Israel: Hope of the Gentiles

Israel: Hope of the Gentiles

Isaiah 49:6f

The salvation of the Gentiles is one of the central doctrines in the NT. When Paul, standing in the temple, told that audience that Christ had called him and was sending him to the Gentiles (Acts 22:21) the audience erupted in violence and attempted to kill Paul. Only by the intervention of the Roman centurion Lysias was Paul rescued.

Why did the announcement of the calling of the Gentiles cause such a violent reaction? Did not the prophets of Israel predict the salvation of the goyim (The Gentiles) and all nations (ethnoi)? Yes, they did. Some have, however, sadly denied that God ever intended to save pagans, anyone not of the twelve tribes of Israel. They claim that “Gentiles” in the OT scriptures refers to the ten northern tribes that were swallowed up by the nations (Hosea 8:8), and thus, somehow, someway, the ten tribes became, from that point forward, the exclusive referent in the word Gentiles (nations, ethnoi). This is patently wrong, and an abuse of scripture. Let me make a few quick points based on Isaiah 49:6f:

“Indeed He says, ‘It is too small a thing that You should be My Servant To raise up the tribes of Jacob, And to restore the preserved ones of Israel; I will also give You as a light to the Gentiles,

That You should be My salvation to the ends of the earth.’”

Now, on any reading of the text, it certainly seems to indicate that in addition to the restoration of Israel, that God would then extend salvation to the nations. However, there are some who claim that this is false, and that in fact, the text only predicted the salvation of the all twelve tribes, i.e. restored Israel.

The argument rests on the claim that the text is simply a Hebrew parallelism, which means that the same thing is repeated in different form. Thus, “the redemption of the tribes of Jacob,” in this argument, is just another way of saying that God would send His light (salvation / life) to the Gentiles. This claim exhibits an unfortunate ignorance of Hebrew parallelism.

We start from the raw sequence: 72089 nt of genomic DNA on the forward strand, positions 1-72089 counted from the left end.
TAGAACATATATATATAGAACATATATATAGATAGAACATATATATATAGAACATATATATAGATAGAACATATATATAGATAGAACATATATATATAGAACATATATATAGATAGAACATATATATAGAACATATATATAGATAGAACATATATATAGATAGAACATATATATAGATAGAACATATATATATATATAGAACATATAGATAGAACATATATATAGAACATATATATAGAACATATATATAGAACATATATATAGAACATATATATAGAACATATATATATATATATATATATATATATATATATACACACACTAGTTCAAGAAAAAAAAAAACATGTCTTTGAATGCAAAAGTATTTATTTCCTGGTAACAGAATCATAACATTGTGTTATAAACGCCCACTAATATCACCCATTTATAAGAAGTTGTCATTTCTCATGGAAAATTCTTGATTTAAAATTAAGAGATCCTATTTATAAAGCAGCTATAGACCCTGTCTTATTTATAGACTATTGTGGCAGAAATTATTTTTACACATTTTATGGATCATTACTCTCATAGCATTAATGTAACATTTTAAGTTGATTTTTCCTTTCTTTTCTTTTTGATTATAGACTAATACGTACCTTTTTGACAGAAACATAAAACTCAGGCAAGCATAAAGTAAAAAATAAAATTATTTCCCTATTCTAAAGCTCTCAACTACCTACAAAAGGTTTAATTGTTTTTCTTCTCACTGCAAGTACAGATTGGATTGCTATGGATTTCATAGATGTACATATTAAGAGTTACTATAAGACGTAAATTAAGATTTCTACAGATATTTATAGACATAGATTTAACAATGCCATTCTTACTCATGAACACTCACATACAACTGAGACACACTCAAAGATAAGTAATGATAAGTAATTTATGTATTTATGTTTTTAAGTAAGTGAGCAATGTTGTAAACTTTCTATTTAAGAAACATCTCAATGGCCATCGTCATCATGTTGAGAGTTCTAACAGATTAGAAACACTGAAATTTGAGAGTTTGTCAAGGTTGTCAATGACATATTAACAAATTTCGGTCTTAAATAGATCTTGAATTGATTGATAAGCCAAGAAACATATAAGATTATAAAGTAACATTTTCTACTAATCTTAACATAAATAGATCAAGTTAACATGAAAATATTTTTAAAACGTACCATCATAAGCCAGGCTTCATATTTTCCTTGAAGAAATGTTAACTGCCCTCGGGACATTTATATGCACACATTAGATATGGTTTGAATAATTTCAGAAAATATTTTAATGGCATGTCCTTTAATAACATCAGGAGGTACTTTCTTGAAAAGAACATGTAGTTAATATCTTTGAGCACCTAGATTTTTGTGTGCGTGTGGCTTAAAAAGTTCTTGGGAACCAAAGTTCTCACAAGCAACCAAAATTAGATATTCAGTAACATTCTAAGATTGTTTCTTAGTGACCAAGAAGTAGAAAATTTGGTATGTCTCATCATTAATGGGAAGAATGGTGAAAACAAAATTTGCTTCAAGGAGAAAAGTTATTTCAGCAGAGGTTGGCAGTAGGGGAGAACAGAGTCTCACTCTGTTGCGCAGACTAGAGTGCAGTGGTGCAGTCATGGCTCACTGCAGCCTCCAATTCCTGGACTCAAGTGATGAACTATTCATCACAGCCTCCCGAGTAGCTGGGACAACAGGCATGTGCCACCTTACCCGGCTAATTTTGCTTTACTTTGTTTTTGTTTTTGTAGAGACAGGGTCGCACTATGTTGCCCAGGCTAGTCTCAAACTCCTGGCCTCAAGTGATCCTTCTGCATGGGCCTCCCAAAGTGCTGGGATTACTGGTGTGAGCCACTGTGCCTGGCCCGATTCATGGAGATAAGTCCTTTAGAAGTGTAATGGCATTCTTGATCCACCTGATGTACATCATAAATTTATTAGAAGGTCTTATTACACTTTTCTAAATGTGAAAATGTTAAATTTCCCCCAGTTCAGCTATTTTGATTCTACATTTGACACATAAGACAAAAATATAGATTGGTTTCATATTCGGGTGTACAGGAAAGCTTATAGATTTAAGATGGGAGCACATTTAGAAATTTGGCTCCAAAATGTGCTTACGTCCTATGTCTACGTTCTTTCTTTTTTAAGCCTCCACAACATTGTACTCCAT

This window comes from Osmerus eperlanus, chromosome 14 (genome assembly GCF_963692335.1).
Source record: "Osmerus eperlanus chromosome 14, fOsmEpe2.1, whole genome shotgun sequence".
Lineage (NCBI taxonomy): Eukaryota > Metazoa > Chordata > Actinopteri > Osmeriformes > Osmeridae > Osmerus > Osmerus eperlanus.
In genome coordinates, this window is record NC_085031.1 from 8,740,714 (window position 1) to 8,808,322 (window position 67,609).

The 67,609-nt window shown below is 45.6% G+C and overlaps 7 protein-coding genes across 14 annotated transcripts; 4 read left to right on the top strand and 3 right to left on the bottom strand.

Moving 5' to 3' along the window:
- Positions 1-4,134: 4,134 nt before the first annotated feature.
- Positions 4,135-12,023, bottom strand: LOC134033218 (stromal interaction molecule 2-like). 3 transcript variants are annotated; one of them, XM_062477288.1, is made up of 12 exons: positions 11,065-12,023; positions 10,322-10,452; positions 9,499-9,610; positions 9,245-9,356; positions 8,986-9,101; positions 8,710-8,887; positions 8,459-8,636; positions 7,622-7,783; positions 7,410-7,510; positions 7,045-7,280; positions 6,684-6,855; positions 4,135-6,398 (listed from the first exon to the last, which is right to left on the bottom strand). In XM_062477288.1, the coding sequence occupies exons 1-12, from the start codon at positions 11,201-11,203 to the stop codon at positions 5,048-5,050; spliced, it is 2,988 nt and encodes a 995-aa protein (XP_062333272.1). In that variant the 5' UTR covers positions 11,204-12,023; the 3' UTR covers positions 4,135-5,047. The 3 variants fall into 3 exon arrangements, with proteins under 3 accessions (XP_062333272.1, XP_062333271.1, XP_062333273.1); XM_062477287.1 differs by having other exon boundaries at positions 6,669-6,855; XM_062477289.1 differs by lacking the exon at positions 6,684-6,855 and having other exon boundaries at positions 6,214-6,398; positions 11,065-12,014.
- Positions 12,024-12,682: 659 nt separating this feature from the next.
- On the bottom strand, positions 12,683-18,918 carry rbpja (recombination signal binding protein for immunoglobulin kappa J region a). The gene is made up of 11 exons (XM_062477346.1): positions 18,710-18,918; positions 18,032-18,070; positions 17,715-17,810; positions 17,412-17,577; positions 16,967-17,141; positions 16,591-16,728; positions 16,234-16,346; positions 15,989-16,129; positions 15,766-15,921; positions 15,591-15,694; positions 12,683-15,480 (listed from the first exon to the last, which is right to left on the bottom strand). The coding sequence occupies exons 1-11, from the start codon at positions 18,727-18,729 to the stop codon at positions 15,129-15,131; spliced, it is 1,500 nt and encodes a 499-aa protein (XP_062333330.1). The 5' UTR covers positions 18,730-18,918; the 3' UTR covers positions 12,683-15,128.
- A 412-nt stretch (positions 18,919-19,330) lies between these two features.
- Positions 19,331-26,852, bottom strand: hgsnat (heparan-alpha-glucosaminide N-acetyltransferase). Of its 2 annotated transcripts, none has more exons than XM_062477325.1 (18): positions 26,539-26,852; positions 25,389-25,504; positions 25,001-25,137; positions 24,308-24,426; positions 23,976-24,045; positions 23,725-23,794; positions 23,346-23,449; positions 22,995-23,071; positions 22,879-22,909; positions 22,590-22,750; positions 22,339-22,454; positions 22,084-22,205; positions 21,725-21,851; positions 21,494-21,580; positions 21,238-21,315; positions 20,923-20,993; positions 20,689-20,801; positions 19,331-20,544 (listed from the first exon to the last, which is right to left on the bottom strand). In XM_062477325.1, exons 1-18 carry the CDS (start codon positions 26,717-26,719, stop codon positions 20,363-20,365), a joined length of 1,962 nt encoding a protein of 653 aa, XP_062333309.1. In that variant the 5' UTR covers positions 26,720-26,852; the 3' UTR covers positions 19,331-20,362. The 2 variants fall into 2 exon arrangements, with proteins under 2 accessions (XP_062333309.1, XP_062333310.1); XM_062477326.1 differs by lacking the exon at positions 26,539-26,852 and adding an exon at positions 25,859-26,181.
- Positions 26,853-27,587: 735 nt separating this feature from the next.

Hebrew parallelism is expressed in “doublets.” That is, one statement affirms something, and then, a second statement expresses that same thought in different words. However, the claim that Isaiah 49:6 is a Hebrew parallelism violates this, and claims that we have a triplet expression. In other words, the raising up of the tribes of Jacob, and the restoring of the preserved ones of Israel, is also the calling of the Gentiles. That is not Hebrew parallelism.

Notice that the claim violates what the text specifically says. God said it would not be enough to restore Israel, the tribes of Jacob. Now, the “tribes of Jacob” here is undeniably referent to all twelve tribes. It is the restoration of Israel. Tribes of Jacob is not a limited referent to either the ten or the two tribes. It is all twelve. With that in mind then, notice that God said , ‘It is too small a thing that You should be My Servant To raise up the tribes of Jacob.” Did you catch it? God said the work of saving the twelve tribes was too small a thing for the work of Messiah! He said that was not enough for Him to do! In addition to restoring Israel– which would be too small a work for him, he would also offer life to the Gentiles! Do you catch the power of that?

Those who say that the Gentiles were the ten northern tribes run head on into a collision with this statement. They are affirming the very thing that Isaiah (YHVH) denied!

The “Gentiles = Israel” argument says that Messiah’s work would be confined to the very thing that YHVH said was “too small a thing” for him! God said the salvation of Israel was too small a work for Messiah. In addition to that work, “I will also make you a light to the Gentiles.”

The “also” here means that in addition to the work that would be “too small,” God would give Messiah a larger work, a work beyond and larger than the, ‘too small a thing” of saving the twelve tribes!  So, once again, those who deny that Christ and the gospel message would include those that were not of the twelve tribes, are affirming that the work of Messiah would be “too small a thing!” This denies scripture, and is patently false.

The hope of the nations– beyond the twelve tribes– depended on the salvation of Israel. Salvation is of the Jews, said Jesus. Praise God Messiah’s work did and does extend beyond such a limited “too small a thing” scope, and now offers “light to the Gentiles.”